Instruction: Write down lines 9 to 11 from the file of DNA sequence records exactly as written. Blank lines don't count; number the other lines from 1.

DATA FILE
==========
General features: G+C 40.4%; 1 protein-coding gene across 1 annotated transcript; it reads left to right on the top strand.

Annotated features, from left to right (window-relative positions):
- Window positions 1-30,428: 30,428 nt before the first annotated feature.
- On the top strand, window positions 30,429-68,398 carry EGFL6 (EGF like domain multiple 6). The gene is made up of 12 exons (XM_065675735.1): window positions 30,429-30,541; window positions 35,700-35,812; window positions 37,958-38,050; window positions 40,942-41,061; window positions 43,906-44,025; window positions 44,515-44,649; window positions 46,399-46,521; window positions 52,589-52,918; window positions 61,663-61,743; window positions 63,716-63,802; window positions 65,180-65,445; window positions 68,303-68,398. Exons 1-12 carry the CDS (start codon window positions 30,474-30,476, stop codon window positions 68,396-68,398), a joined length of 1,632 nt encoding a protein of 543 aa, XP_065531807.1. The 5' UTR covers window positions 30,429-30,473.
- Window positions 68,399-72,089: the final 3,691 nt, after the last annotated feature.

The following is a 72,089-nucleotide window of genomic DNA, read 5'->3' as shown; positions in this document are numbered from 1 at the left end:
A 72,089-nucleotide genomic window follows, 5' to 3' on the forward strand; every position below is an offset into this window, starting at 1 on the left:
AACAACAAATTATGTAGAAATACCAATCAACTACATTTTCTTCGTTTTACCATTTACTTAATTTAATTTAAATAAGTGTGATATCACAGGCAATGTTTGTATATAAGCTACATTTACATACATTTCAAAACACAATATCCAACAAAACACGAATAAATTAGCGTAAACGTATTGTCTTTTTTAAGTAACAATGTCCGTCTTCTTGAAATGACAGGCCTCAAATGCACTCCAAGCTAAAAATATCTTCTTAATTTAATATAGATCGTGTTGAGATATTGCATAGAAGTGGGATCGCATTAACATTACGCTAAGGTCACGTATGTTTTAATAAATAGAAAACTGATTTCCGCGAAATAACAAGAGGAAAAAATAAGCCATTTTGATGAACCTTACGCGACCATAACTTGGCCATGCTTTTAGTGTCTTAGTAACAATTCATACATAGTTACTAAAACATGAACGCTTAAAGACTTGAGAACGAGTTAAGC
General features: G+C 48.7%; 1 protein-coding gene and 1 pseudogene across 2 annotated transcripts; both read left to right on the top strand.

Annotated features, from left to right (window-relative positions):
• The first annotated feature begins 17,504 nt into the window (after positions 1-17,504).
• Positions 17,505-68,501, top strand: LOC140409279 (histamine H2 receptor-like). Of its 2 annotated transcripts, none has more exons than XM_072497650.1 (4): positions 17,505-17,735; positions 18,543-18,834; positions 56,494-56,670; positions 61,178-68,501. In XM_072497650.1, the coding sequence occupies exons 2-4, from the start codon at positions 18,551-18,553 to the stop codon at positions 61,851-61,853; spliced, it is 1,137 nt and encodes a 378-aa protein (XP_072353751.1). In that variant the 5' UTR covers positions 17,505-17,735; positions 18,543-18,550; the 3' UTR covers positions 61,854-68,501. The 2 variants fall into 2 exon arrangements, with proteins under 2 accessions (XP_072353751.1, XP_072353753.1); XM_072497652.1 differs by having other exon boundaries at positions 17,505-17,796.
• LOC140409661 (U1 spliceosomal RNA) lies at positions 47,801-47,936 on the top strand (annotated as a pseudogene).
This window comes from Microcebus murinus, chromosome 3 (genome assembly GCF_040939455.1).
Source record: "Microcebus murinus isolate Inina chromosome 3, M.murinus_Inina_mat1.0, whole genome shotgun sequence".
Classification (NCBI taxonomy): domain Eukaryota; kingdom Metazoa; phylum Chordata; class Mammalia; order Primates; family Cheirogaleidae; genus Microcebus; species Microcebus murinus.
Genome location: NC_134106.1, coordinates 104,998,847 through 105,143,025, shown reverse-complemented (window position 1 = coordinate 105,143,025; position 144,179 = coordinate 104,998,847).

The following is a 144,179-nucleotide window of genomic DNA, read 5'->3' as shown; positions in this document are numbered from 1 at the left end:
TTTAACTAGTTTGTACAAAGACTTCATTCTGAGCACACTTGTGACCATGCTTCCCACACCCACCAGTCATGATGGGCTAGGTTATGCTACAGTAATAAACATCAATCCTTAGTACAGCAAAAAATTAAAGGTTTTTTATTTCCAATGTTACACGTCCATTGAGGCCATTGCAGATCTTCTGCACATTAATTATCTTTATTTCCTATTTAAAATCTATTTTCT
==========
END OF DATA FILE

General features: G+C 48.7%; 1 protein-coding gene and 1 pseudogene across 2 annotated transcripts; both read left to right on the top strand.

Annotated features, from left to right (window-relative positions):
• The first annotated feature begins 17,504 nt into the window (after positions 1-17,504).